Vermont faces, in microcosm, the same struggle many states face, but with a key twist — a state assembly led by Democrats but as a whole more moderate than most. “It’s not like Washington, D.C. Here, very seldom do we take sides and bicker,” says state senator Dick Mazza, a Democrat who has supported Scott’s rise at every political rung. In Vermont, Scott has successfully campaigned on management skills and fiscal responsibility, while tacking moderate on abortion and gay marriage. And Democrats in D.C. applaud his willingness to stand against Trump — he was one of a handful of Republican governors to publicly denounce the president’s DACA stance and the AHCA Obamacare repeal bill this summer. “He’s just a guy who plunges in,” says Peter Welch, representative for Vermont’s at-large U.S. congressional district. “Whatever the job is that needs to be done, that’s the job he wants to do.”
That was never more true than with Scott’s Everyday Jobs Initiative — think Dirty Jobs and Undercover Boss gone political. As lieutenant governor, Scott worked 35 different professions, from emergency rooms to distilleries, alongside bakers and veterinarians. “I was working side by side with those people, who were working two or three jobs trying to make ends meet,” he says from his office in Montpelier. “I thought to myself: Why is it we struggle so much here?” And that’s when he concluded: “We have an affordability problem.”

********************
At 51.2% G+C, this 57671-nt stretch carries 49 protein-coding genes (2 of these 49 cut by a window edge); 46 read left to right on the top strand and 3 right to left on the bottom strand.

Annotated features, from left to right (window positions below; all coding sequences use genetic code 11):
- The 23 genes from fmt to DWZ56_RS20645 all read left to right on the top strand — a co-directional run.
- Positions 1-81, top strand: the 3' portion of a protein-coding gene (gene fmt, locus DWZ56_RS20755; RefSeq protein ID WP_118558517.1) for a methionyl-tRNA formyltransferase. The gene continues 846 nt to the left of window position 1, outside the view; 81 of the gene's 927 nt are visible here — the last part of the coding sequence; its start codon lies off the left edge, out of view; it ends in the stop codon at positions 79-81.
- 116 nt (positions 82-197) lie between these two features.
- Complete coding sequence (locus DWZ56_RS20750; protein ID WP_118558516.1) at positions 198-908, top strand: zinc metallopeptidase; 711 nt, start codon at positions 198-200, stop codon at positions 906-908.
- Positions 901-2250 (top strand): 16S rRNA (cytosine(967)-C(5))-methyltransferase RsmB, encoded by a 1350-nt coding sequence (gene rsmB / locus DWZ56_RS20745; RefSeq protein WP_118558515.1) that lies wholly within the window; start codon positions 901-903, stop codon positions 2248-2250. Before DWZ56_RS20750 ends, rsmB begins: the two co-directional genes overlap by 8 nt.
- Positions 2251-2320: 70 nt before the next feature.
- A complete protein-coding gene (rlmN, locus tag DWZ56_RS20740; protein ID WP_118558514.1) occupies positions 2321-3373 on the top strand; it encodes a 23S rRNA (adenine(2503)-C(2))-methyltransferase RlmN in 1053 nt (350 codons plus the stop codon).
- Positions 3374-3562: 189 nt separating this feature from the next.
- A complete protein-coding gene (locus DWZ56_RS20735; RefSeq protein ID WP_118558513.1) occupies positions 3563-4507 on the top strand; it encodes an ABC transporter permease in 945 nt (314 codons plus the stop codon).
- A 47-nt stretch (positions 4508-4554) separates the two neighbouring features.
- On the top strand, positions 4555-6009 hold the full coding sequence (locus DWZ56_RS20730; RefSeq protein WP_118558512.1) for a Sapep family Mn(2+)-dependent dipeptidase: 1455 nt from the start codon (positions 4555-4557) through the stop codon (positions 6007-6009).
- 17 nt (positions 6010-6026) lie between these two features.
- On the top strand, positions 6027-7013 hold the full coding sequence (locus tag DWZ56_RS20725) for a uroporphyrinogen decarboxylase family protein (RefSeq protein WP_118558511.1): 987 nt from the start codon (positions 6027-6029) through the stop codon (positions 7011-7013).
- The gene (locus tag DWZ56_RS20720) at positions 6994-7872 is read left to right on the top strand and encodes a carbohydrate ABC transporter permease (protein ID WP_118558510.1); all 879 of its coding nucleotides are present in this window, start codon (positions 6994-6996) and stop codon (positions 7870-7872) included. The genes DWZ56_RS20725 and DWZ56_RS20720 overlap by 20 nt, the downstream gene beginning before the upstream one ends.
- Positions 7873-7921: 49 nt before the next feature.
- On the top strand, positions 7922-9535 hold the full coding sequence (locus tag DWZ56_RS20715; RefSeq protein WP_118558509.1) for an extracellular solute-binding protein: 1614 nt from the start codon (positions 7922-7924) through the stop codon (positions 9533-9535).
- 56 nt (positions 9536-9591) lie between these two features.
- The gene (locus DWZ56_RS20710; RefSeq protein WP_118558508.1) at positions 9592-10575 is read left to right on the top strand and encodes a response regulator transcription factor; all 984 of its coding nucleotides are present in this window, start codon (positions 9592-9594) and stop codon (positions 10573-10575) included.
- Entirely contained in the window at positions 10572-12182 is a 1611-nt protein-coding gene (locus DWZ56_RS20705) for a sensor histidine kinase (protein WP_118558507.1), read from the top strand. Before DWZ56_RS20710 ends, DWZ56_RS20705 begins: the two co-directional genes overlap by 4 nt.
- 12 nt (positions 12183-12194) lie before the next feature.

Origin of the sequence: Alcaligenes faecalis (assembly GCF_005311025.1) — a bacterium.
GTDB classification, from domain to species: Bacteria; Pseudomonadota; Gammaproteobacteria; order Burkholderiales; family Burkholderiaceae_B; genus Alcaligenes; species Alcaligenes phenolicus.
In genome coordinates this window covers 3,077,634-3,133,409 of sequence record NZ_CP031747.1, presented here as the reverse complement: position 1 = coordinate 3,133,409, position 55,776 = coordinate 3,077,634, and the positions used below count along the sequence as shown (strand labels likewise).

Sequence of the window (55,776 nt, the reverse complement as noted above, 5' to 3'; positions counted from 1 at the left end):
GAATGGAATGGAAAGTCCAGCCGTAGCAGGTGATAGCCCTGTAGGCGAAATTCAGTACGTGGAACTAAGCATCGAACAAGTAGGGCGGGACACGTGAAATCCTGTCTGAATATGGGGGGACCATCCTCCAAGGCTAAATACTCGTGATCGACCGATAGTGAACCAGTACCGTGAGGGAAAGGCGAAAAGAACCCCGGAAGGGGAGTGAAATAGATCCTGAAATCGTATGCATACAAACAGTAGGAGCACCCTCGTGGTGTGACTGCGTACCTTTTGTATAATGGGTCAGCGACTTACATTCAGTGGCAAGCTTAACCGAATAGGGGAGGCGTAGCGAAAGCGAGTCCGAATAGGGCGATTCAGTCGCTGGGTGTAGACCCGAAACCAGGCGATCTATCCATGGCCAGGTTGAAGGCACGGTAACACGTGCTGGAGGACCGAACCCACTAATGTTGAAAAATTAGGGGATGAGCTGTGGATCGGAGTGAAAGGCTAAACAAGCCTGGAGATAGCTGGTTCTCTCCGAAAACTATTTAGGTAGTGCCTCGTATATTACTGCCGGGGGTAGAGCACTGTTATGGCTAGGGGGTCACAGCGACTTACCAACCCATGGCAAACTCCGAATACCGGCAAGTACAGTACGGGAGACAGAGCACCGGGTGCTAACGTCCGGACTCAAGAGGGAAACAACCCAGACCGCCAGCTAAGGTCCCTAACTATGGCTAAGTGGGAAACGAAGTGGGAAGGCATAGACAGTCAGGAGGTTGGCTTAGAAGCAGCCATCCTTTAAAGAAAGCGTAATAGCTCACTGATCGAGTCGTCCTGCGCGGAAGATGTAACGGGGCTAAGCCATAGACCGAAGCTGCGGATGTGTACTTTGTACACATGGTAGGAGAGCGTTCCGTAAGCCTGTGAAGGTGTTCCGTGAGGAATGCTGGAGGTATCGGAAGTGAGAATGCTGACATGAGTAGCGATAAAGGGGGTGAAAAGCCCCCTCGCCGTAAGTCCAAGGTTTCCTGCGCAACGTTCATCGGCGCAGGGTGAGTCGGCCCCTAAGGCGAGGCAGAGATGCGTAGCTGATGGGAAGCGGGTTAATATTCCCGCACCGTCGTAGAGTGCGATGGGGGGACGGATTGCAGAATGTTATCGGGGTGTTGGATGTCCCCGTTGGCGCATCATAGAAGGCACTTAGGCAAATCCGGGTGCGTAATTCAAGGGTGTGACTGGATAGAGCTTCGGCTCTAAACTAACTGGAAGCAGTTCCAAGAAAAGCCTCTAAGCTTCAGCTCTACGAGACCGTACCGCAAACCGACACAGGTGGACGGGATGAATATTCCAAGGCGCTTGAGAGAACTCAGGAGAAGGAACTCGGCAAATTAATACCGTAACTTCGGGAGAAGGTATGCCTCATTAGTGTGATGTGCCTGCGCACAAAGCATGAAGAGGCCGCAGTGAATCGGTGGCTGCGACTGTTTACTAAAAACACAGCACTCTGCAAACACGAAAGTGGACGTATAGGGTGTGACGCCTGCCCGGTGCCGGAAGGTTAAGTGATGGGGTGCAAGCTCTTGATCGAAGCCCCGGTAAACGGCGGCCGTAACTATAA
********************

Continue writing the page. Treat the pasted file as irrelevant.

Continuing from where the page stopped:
And he set to work, part of a hands-on approach his mother, Marian DuBois, says he’s shown since he was a woodshop student, racing homemade buggies down Onward Street in Barre. His father, a double-amputee World War II veteran, died when Scott was 11, and the middle child of three boys stepped up. “He took on the responsibiliy very young,” DuBois says.
As a 20-something with an industrial education degree from the University of Vermont, Scott started a motorcycle business. When he tried to expand it, the expansion effort failed after a year of red tape. Later, as a co-owner of DuBois Construction with his cousin, he encountered similar regulatory frustrations. It prompted his entrance into Republican politics, and he became a state senator in 2000.